In nonbinary people presumed male at birth, different options may include the creation of labia without the construction of a vagina, removal of testicles without construction of a vagina or construction of a vagina while keeping the penis.

How common is hormone therapy and surgery for nonbinary people?

In a survey of 271 nonbinary Australians, 66% had used or wanted hormone therapy.

Among the nonbinary survey respondents presumed female at birth, nearly half reported that they were using testosterone therapy. In nonbinary people presumed male at birth, 59% reported they were currently using gender-affirming hormone therapy to either increase estrogen or to decrease testosterone.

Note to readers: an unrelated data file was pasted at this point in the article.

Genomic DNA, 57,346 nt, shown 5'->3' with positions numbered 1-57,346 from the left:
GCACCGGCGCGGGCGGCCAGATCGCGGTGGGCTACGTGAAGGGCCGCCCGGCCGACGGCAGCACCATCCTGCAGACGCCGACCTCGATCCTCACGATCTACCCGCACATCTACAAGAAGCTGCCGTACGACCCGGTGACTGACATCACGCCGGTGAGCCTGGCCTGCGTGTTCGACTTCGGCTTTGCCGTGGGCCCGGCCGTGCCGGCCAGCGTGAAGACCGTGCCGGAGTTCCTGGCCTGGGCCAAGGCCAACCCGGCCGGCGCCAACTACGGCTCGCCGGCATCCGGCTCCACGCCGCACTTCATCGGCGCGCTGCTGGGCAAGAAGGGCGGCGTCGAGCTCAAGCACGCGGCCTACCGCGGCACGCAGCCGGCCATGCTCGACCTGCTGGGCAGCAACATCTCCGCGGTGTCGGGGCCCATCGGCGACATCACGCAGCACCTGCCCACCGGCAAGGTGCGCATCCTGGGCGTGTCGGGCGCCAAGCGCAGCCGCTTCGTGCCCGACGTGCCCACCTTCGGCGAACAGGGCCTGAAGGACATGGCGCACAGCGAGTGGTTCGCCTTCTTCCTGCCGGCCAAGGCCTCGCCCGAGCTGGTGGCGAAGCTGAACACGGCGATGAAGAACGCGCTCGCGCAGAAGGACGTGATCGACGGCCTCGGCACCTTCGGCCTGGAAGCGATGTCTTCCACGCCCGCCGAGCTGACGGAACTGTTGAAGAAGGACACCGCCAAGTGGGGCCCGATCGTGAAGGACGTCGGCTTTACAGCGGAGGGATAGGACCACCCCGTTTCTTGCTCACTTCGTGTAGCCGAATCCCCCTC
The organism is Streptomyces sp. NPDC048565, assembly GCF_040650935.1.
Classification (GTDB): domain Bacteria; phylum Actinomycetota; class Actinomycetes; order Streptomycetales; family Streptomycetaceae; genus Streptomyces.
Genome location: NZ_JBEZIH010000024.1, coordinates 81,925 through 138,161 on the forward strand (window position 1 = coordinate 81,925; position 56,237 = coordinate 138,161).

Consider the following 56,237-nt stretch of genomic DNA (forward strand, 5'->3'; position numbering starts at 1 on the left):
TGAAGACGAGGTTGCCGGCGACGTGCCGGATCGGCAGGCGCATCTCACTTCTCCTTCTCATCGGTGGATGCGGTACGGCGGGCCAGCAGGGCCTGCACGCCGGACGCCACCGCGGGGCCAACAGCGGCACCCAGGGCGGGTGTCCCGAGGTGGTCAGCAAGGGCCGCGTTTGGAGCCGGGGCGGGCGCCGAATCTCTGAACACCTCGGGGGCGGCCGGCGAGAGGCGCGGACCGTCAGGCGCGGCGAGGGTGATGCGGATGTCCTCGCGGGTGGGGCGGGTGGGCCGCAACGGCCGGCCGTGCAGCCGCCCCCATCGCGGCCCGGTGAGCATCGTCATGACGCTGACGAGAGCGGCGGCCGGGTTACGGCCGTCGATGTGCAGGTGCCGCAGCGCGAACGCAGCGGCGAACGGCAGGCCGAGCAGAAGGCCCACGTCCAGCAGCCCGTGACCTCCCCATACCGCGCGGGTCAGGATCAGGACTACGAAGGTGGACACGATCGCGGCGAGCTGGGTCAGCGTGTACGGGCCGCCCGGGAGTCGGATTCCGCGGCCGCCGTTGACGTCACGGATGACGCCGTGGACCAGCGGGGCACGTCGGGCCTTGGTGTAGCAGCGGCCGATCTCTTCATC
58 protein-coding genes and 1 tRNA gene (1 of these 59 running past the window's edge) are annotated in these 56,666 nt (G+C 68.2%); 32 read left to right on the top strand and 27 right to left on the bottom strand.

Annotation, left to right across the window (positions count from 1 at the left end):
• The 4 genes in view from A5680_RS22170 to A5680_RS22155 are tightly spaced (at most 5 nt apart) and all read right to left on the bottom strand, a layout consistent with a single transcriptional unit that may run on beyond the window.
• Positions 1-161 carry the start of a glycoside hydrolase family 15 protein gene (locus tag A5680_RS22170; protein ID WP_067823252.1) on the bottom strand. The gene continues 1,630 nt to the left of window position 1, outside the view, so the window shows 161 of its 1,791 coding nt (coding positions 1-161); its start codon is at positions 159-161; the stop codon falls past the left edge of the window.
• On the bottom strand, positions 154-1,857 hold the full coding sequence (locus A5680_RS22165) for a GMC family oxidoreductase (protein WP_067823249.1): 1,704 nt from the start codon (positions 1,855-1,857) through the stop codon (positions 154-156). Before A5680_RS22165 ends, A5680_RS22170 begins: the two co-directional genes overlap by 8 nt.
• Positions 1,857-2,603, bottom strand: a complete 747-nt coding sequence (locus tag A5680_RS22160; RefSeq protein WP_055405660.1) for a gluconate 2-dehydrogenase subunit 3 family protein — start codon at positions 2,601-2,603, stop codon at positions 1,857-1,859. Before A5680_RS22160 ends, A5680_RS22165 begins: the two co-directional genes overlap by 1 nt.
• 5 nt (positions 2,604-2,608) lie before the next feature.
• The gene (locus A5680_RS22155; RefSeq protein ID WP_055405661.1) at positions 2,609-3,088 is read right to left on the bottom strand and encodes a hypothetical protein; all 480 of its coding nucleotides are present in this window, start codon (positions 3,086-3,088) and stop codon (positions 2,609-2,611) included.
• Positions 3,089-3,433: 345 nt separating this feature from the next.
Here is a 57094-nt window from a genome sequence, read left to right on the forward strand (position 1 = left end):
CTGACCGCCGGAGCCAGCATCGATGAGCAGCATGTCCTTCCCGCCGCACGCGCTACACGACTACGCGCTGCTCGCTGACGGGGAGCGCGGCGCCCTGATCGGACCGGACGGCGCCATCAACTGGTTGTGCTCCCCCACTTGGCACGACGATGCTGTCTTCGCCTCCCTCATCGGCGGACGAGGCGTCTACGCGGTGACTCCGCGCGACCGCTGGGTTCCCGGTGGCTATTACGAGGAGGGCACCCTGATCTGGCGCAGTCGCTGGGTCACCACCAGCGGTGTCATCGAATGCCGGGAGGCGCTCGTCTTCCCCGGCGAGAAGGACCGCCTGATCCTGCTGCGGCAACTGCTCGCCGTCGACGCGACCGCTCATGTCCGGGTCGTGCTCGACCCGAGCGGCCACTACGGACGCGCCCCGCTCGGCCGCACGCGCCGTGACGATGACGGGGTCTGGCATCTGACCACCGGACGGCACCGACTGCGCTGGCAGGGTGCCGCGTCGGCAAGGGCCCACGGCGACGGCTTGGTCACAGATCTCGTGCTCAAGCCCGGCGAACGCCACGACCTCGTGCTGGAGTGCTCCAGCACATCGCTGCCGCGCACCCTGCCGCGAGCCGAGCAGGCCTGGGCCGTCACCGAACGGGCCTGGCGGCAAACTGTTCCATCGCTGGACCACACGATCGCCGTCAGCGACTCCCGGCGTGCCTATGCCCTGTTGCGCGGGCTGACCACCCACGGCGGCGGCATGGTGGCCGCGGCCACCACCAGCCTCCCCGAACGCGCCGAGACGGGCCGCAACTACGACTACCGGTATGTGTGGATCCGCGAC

When looking at gender affirming surgery, nearly half of the nonbinary people surveyed had or wanted surgery.

In nonbinary people presumed female at birth, 23% of people surveyed wanted but had not had any type of surgery. In nonbinary people presumed male at birth, 26% desired surgery but haven't accessed it yet.

Why is there an unmet need in Australia?

In general, the unmet need for all gender-affirming surgery remains very high.

In nonbinary people presumed female at birth who reported they had had or wanted surgery, around 43% had not been able to access surgery. No one surveyed had accessed metoidioplasty or phalloplasty (surgeries to create a penis).

In nonbinary people presumed male at birth, the unmet need for surgery was even higher—of those who had had or wanted surgery, 82% had not been able to access it.